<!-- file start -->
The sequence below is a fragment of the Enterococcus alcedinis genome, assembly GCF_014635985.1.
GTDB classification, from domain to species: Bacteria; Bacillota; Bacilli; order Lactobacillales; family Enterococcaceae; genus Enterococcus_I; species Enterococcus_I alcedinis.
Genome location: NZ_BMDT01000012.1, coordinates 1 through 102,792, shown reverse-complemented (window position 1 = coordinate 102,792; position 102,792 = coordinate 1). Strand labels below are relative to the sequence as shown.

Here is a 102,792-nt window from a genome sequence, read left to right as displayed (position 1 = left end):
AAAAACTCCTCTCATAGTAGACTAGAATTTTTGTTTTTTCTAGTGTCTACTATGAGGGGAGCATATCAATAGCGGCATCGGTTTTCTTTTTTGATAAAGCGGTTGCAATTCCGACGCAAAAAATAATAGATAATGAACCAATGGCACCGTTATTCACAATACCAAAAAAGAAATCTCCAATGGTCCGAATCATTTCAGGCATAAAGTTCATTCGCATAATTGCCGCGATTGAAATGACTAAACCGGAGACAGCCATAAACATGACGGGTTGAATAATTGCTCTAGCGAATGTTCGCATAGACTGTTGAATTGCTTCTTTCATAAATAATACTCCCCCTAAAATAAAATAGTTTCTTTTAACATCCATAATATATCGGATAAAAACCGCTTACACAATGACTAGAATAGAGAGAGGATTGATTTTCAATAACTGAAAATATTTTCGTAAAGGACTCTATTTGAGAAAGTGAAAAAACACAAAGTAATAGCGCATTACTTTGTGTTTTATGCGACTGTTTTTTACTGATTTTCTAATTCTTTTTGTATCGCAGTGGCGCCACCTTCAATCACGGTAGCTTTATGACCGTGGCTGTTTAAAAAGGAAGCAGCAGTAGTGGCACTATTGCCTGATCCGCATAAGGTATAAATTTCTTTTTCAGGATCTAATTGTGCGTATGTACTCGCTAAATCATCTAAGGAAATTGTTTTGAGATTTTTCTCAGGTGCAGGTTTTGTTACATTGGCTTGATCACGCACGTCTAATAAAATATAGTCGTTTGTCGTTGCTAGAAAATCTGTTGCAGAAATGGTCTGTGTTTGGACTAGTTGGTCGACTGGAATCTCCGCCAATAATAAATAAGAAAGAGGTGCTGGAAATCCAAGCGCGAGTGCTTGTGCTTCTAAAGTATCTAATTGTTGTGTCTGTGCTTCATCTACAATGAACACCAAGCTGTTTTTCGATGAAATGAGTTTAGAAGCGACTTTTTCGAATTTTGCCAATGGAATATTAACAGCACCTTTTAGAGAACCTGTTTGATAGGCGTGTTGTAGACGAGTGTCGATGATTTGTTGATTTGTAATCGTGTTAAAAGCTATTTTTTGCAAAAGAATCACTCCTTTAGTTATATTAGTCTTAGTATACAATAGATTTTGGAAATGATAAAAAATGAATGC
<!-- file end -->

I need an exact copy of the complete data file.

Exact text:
The sequence below is a fragment of the Enterococcus alcedinis genome, assembly GCF_014635985.1.
GTDB classification, from domain to species: Bacteria; Bacillota; Bacilli; order Lactobacillales; family Enterococcaceae; genus Enterococcus_I; species Enterococcus_I alcedinis.
Genome location: NZ_BMDT01000012.1, coordinates 1 through 102,792, shown reverse-complemented (window position 1 = coordinate 102,792; position 102,792 = coordinate 1). Strand labels below are relative to the sequence as shown.

Here is a 102,792-nt window from a genome sequence, read left to right as displayed (position 1 = left end):
AAAAACTCCTCTCATAGTAGACTAGAATTTTTGTTTTTTCTAGTGTCTACTATGAGGGGAGCATATCAATAGCGGCATCGGTTTTCTTTTTTGATAAAGCGGTTGCAATTCCGACGCAAAAAATAATAGATAATGAACCAATGGCACCGTTATTCACAATACCAAAAAAGAAATCTCCAATGGTCCGAATCATTTCAGGCATAAAGTTCATTCGCATAATTGCCGCGATTGAAATGACTAAACCGGAGACAGCCATAAACATGACGGGTTGAATAATTGCTCTAGCGAATGTTCGCATAGACTGTTGAATTGCTTCTTTCATAAATAATACTCCCCCTAAAATAAAATAGTTTCTTTTAACATCCATAATATATCGGATAAAAACCGCTTACACAATGACTAGAATAGAGAGAGGATTGATTTTCAATAACTGAAAATATTTTCGTAAAGGACTCTATTTGAGAAAGTGAAAAAACACAAAGTAATAGCGCATTACTTTGTGTTTTATGCGACTGTTTTTTACTGATTTTCTAATTCTTTTTGTATCGCAGTGGCGCCACCTTCAATCACGGTAGCTTTATGACCGTGGCTGTTTAAAAAGGAAGCAGCAGTAGTGGCACTATTGCCTGATCCGCATAAGGTATAAATTTCTTTTTCAGGATCTAATTGTGCGTATGTACTCGCTAAATCATCTAAGGAAATTGTTTTGAGATTTTTCTCAGGTGCAGGTTTTGTTACATTGGCTTGATCACGCACGTCTAATAAAATATAGTCGTTTGTCGTTGCTAGAAAATCTGTTGCAGAAATGGTCTGTGTTTGGACTAGTTGGTCGACTGGAATCTCCGCCAATAATAAATAAGAAAGAGGTGCTGGAAATCCAAGCGCGAGTGCTTGTGCTTCTAAAGTATCTAATTGTTGTGTCTGTGCTTCATCTACAATGAACACCAAGCTGTTTTTCGATGAAATGAGTTTAGAAGCGACTTTTTCGAATTTTGCCAATGGAATATTAACAGCACCTTTTAGAGAACCTGTTTGATAGGCGTGTTGTAGACGAGTGTCGATGATTTGTTGATTTGTAATCGTGTTAAAAGCTATTTTTTGCAAAAGAATCACTCCTTTAGTTATATTAGTCTTAGTATACAATAGATTTTGGAAATGATAAAAAATGAATGC